Culture Crush Book Review: Youth Series for Summer Reading, or, Life After Harry Potter

Summer is on the way, and with the ending of the school year, plenty of time for reading great books abounds. If your child, like mine, has read the entire Harry Potter series for the eighth or so time, you may need some recommendations for fresh and exciting summer reading. Unless specified, these titles should be appropriate for grades 3 and up.



By Lisa

Septimus Heap series by Angie Sage: Seven books in this Juvenile fiction series, plus additional tie-in books/stories, allow for hours of fantasy, as readers journey with Septimus and a cast of characters through many adventures with magic and alchemy. This series is particularly good for the young reader, as there’s silliness and humor, plenty of action and very little violence.

Sisters Grimm series by Michael Buckley: What happens when you discover that Fairy Tales are based on real people? This Juvenile fiction series presents the adventures of two young sisters as they become fairy-tale detectives and try to right some wrongs. With some additional tie-in publications, too, The Sisters Grimm has a lot of thrills and also deals with intent, perception and misperception. Lots of thrills and some violence, this series may not be for everyone, but my kids (ages 13 and 9), love it!

The Chronicles of Prydain series by Lloyd Alexander: Taran the Assistant Pig-Keeper goes on many adventures with a group of strangers who become his friends in this classic story of magic in a time before technology. Some descriptions of violence, but if your child has read Harry Potter, they should not be too bothered by the battles in this series. Check out other books and short series by Alexander for terrific quick reads.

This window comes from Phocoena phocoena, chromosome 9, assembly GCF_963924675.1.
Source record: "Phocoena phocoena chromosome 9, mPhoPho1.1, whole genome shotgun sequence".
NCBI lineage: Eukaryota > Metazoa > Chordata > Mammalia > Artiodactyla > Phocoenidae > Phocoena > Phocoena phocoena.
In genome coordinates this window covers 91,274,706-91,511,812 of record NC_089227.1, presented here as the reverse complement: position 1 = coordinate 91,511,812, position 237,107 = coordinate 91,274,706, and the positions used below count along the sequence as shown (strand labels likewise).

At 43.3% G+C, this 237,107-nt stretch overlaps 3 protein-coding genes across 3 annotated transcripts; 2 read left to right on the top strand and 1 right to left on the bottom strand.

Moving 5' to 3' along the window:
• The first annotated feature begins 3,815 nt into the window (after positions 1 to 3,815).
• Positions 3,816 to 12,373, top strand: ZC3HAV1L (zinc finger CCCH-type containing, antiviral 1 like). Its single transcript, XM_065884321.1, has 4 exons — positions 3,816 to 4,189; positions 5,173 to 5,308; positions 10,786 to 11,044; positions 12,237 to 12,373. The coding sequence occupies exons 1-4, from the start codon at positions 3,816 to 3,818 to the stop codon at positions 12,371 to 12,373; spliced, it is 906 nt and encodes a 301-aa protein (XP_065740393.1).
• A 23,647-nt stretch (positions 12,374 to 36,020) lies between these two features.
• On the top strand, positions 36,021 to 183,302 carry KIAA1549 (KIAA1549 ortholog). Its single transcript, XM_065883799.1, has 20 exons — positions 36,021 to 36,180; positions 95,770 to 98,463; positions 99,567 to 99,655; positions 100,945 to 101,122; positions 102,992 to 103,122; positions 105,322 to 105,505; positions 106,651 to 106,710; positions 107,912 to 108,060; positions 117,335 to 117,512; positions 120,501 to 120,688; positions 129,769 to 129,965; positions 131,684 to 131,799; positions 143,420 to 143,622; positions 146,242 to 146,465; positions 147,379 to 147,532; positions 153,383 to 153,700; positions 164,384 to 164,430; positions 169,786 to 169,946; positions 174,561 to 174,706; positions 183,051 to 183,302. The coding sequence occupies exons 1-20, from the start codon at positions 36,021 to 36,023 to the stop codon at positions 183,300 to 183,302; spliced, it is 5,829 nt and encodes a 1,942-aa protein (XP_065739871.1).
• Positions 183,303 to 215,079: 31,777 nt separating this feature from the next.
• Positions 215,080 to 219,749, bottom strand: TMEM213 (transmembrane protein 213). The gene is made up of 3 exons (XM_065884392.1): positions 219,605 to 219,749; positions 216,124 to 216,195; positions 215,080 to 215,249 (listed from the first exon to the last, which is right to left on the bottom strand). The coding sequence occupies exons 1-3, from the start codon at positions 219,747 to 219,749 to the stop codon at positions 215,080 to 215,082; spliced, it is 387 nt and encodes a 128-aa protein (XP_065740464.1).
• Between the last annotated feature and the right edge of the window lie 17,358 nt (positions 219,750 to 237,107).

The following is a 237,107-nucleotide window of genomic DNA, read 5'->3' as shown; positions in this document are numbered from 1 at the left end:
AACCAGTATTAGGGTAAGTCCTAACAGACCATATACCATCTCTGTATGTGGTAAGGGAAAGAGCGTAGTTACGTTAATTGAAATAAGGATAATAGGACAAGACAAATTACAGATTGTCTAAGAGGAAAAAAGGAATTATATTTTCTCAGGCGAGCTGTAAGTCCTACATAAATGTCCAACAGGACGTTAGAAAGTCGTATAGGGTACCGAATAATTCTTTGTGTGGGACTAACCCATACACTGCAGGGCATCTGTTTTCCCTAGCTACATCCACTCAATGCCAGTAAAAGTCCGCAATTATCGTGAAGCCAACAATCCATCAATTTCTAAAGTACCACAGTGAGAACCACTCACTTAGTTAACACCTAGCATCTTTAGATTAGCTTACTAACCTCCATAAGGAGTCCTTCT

Percy Jackson series by Rick Riordan: Adventure and thrills await in this well-known, recently published Juvenile series, with characters from Greek myths brought to life in our contemporary world. Adults may roll their eyes here and there, but the series is not too scary and a great fit for grades 3-8.

Heroes of Olympus series by Rick Riordan: Highly recommended by my kids, this series combines action and drama in a story interesting for all ages. Again, contemporary characters draw on ancient myths for the story.

Fairy Realm series by Emily Rodda: Sweet, fun adventures in a realm of magical creatures for the younger set in grades 3 and 4. A human girl enters the Fairy Realm to help out and play.

39 Clues series by various authors: I can recommend this series in general, but a few of the books have some very gruesome descriptions, making some of these books better suited for grades 5 and above.



Secrets of the Immortal Nicholas Flamel series by Michael Scott: This well-written adventure series combines two seemingly ordinary, teenaged fraternal twins working boring summer jobs with a host of mythological and historical characters into a globe-trotting adventure through space and time. Even adults should be able to enjoy these books, which are more appropriate for grades 6 and up.

Chronicles of Narnia by C.S. Lewis:  These classic children's magical stories pitting good against evil have some challenging vocabulary and intense descriptions, so I recommend for children in grades 4 and up.

Series are a great way to delve into the world of literature and enjoy the same characters for an extended period of time, thus making the books perfect for long, summer days. These are only a few of the better Juvenile fiction series out there. For a fun read or to preview for your child, many of these stories will sustain an adult’s interest, too. Check back soon for more ideas in another installment of Culture Crush's Summer Reading recommendations.

What are your favorite Juvenile series? Share your suggestions in the comments.

Comments

  1. Thanks for these ideas. Some are new to me. My kids also really like the "Mysterious Benedict Society" books and the "Boxcar Children."

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